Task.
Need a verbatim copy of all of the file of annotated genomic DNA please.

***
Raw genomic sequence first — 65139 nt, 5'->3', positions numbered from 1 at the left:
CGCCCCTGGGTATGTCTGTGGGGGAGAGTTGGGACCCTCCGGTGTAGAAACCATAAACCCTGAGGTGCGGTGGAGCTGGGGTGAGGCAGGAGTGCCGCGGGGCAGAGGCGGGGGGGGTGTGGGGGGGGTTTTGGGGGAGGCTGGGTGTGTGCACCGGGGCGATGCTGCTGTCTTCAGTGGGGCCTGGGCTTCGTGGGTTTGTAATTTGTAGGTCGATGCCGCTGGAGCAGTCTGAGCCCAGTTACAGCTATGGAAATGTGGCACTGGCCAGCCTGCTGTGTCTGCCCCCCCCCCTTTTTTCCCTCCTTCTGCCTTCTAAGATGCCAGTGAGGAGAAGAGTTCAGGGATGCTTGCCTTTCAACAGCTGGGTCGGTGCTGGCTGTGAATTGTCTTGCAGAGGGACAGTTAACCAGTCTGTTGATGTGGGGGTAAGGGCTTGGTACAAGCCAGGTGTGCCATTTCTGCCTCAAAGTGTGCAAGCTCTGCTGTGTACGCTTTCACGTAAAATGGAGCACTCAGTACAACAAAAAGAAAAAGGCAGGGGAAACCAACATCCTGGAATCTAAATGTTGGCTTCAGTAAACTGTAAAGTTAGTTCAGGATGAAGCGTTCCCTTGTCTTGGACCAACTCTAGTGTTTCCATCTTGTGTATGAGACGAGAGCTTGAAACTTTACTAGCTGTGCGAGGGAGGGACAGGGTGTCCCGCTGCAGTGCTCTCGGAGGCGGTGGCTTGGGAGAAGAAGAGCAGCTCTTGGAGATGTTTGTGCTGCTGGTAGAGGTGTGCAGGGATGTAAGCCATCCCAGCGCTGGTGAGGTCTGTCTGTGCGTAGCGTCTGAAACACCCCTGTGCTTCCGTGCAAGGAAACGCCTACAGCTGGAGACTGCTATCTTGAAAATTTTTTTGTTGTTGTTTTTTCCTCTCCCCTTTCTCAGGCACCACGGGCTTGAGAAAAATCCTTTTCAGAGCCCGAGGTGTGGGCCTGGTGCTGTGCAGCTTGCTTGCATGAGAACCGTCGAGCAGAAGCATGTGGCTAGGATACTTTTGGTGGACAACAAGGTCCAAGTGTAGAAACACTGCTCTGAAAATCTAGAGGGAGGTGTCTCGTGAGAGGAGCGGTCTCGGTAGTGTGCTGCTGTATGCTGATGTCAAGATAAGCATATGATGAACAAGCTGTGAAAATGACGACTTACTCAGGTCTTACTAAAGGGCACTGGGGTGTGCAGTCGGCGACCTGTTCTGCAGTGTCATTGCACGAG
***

Raw genomic sequence first — 65139 nt, 5'->3', positions numbered from 1 at the left:
CGCCCCTGGGTATGTCTGTGGGGGAGAGTTGGGACCCTCCGGTGTAGAAACCATAAACCCTGAGGTGCGGTGGAGCTGGGGTGAGGCAGGAGTGCCGCGGGGCAGAGGCGGGGGGGGTGTGGGGGGGGTTTTGGGGGAGGCTGGGTGTGTGCACCGGGGCGATGCTGCTGTCTTCAGTGGGGCCTGGGCTTCGTGGGTTTGTAATTTGTAGGTCGATGCCGCTGGAGCAGTCTGAGCCCAGTTACAGCTATGGAAATGTGGCACTGGCCAGCCTGCTGTGTCTGCCCCCCCCCCTTTTTTCCCTCCTTCTGCCTTCTAAGATGCCAGTGAGGAGAAGAGTTCAGGGATGCTTGCCTTTCAACAGCTGGGTCGGTGCTGGCTGTGAATTGTCTTGCAGAGGGACAGTTAACCAGTCTGTTGATGTGGGGGTAAGGGCTTGGTACAAGCCAGGTGTGCCATTTCTGCCTCAAAGTGTGCAAGCTCTGCTGTGTACGCTTTCACGTAAAATGGAGCACTCAGTACAACAAAAAGAAAAAGGCAGGGGAAACCAACATCCTGGAATCTAAATGTTGGCTTCAGTAAACTGTAAAGTTAGTTCAGGATGAAGCGTTCCCTTGTCTTGGACCAACTCTAGTGTTTCCATCTTGTGTATGAGACGAGAGCTTGAAACTTTACTAGCTGTGCGAGGGAGGGACAGGGTGTCCCGCTGCAGTGCTCTCGGAGGCGGTGGCTTGGGAGAAGAAGAGCAGCTCTTGGAGATGTTTGTGCTGCTGGTAGAGGTGTGCAGGGATGTAAGCCATCCCAGCGCTGGTGAGGTCTGTCTGTGCGTAGCGTCTGAAACACCCCTGTGCTTCCGTGCAAGGAAACGCCTACAGCTGGAGACTGCTATCTTGAAAATTTTTTTGTTGTTGTTTTTTCCTCTCCCCTTTCTCAGGCACCACGGGCTTGAGAAAAATCCTTTTCAGAGCCCGAGGTGTGGGCCTGGTGCTGTGCAGCTTGCTTGCATGAGAACCGTCGAGCAGAAGCATGTGGCTAGGATACTTTTGGTGGACAACAAGGTCCAAGTGTAGAAACACTGCTCTGAAAATCTAGAGGGAGGTGTCTCGTGAGAGGAGCGGTCTCGGTAGTGTGCTGCTGTATGCTGATGTCAAGATAAGCATATGATGAACAAGCTGTGAAAATGACGACTTACTCAGGTCTTACTAAAGGGCACTGGGGTGTGCAGTCGGCGACCTGTTCTGCAGTGTCATTGCACGAG